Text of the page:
IMA World Health’s projects highlight the role of water, sanitation and hygiene, or WASH, interventions in promoting health and well-being.
Billions of people, most of whom live in developing countries, lack access to clean, safe drinking water and adequate sanitation facilities, and the health consequences are dire. The two leading causes of death globally for children under 5 years of age—diarrheal disease and acute respiratory infections—along with other health problems like childhood stunting are linked to poor WASH practices. Contaminated drinking water and poor household hygiene behaviors sicken millions of children and adults, contributing to debilitating illnesses and premature mortality. The economic impacts are also significant. Children, girls especially, may miss school because they lack private sanitation facilities or must fetch water for their families. Adults miss cultivating food for their families because they are sick.
IMA has integrated WASH interventions into broader primary health care delivery and health systems strengthening projects for over a decade. In the Democratic Republic of Congo, WASH interventions are a critical component of the Access to Primary Health Care project, which aims to increase access to basic health care to a population of 8.9 million people. Focusing its WASH work primarily on building and/or improving the water and sanitation infrastructure at health centers, IMA has provided more than 300,000 people with access to safe drinking water and nearly 250,000 with adequate sanitation.
In Haiti, IMA targets healthy WASH behaviors at schools, ensuring students have access to clean drinking water, adequate latrines, handwashing stations and education on the importance of handwashing and other healthy WASH practices. Through these simple but powerful measures, school officials have noted that absences due to illness have declined. Our WASH work supports our larger efforts in Haiti to control and eliminate neglected tropical diseases, which disproportionately affect those who lack access to clean water and sanitation. These, plus healthy hygiene practices like proper hand washing, can prevent the spread of some NTDs like soil transmitted helminthes or intestinal worms.
Each of our WASH-related projects includes a strong education component to build the capacity and buy-in of local health workers and officials to maintain and repair WASH infrastructure, as well as training on the importance of handwashing with soap and other critical hygiene behaviors.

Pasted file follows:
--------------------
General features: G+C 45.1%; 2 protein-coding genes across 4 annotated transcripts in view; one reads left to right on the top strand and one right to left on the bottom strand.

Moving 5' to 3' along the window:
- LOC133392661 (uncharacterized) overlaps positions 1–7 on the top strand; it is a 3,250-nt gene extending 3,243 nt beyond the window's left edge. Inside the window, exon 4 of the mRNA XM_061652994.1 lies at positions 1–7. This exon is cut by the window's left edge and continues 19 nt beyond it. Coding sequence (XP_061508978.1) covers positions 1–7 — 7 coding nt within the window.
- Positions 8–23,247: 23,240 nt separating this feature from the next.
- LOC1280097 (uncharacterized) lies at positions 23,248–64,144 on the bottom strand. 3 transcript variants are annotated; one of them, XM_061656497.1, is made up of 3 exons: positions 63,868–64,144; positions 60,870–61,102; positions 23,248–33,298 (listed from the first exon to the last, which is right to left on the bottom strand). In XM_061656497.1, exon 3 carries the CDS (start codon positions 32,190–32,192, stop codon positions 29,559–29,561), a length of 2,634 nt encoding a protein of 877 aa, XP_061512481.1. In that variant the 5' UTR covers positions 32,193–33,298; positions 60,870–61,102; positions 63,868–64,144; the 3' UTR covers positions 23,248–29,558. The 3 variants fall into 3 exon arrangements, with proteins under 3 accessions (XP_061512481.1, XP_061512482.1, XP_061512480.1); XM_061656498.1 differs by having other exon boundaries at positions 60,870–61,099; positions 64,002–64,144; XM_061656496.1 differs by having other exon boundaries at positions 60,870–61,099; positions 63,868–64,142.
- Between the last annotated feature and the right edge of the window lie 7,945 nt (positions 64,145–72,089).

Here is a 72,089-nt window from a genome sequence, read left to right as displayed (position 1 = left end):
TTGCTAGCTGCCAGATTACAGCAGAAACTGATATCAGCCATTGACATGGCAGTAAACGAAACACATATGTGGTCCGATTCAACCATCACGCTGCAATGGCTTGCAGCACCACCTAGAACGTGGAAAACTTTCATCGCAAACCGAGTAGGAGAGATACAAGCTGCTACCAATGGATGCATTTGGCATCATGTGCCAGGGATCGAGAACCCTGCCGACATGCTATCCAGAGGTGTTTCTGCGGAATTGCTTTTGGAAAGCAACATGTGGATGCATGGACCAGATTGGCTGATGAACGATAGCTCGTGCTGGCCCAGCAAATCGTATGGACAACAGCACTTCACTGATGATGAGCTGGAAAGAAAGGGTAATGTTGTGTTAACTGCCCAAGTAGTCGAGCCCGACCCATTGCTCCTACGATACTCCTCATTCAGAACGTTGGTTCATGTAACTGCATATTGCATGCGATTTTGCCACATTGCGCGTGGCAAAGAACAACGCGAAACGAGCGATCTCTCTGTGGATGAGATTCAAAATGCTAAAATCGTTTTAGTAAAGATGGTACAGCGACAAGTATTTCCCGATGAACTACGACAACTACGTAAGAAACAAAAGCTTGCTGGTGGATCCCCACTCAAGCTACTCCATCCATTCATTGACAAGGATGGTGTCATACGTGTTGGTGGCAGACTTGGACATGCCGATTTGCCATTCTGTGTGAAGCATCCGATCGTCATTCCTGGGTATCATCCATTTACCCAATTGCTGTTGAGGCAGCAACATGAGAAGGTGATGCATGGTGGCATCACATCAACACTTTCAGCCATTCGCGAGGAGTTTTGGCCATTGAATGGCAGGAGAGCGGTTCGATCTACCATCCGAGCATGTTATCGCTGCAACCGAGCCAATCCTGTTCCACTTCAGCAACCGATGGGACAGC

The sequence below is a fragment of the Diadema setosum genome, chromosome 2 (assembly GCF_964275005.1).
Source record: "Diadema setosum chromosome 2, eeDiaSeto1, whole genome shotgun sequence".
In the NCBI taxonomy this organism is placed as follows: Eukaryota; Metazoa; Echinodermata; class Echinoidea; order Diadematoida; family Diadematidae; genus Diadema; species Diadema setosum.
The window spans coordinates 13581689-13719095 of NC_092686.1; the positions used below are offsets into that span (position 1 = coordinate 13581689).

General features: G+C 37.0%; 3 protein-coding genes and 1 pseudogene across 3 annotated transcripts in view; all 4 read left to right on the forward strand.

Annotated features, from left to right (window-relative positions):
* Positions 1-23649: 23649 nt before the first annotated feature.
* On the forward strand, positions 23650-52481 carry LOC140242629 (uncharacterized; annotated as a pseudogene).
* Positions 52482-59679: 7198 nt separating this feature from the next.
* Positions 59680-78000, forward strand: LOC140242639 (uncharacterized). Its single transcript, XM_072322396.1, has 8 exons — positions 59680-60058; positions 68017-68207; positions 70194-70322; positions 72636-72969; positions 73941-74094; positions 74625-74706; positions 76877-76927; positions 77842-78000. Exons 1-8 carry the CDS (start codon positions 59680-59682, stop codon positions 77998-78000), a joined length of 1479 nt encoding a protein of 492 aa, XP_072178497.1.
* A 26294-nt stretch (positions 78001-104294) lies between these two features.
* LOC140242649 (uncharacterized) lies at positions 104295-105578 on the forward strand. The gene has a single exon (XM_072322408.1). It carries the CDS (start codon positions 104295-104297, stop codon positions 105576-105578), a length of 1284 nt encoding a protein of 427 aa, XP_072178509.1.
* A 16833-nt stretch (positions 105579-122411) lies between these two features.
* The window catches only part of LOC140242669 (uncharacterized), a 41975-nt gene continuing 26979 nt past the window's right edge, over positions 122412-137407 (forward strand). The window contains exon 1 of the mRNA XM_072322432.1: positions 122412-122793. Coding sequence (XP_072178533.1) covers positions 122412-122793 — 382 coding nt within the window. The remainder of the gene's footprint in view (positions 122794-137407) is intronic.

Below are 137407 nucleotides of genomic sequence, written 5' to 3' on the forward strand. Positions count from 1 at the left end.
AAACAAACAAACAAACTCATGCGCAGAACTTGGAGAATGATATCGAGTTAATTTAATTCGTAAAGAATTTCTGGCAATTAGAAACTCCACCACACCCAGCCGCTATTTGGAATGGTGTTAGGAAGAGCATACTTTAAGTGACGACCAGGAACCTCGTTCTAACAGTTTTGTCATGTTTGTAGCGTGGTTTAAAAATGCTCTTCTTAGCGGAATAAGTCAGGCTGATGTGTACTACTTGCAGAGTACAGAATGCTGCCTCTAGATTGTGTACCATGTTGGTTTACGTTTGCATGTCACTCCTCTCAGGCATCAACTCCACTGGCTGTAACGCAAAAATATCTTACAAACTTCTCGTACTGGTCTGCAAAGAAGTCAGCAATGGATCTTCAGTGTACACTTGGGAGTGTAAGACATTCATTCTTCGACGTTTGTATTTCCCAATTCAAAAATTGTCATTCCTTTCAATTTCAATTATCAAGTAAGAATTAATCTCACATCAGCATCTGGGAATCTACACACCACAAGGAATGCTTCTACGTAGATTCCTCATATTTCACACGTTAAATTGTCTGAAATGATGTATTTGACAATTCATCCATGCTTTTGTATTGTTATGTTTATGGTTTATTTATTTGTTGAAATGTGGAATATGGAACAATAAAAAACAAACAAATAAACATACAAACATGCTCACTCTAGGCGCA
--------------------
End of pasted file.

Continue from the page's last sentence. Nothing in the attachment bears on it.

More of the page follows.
Access to Primary Health Care (ASSP): In the rural areas of the DRC where ASSP supports primary health care, estimates suggest that only 32 percent of the population has access to potable water and just 17 percent benefit from suitable water and sanitation devices. In alignment with the DRC National Framework of Clean Schools and Villages Program, IMA is committed to sustainably promoting better hygiene and sanitation practices and increasing clean drinking water availability in assisted communities. With funding from the U.K.’s Department for International Development, ASSP has increased access to and use of potable water and hygienic sanitation by constructing water infrastructures, such as community rainwater collection cisterns at health centers, new protected water points and wells with solar water pumps. ASSP has also distributed toilet tiles for latrine construction to improve access to sanitary elimination.
Healthy Schools, Successful Children: With funding from Episcopal Relief & Development, IMA worked to improve students’ health, school participation and academic success through WASH interventions in the South, Southeast and Grand Anse departments of Haiti. Here, 74.5 percent of schools lack running water for sanitation, and 84 percent lack treated drinking water. Fewer than 60 percent of schools have functional toilets or latrines. In alignment with the Ministry of Education’s hygiene-friendly school model, the project was designed to improve WASH infrastructure in 60 schools; improve WASH behavior among students, teachers and communities; and institutional frameworks for sustaining interventions among schools and other local stakeholders.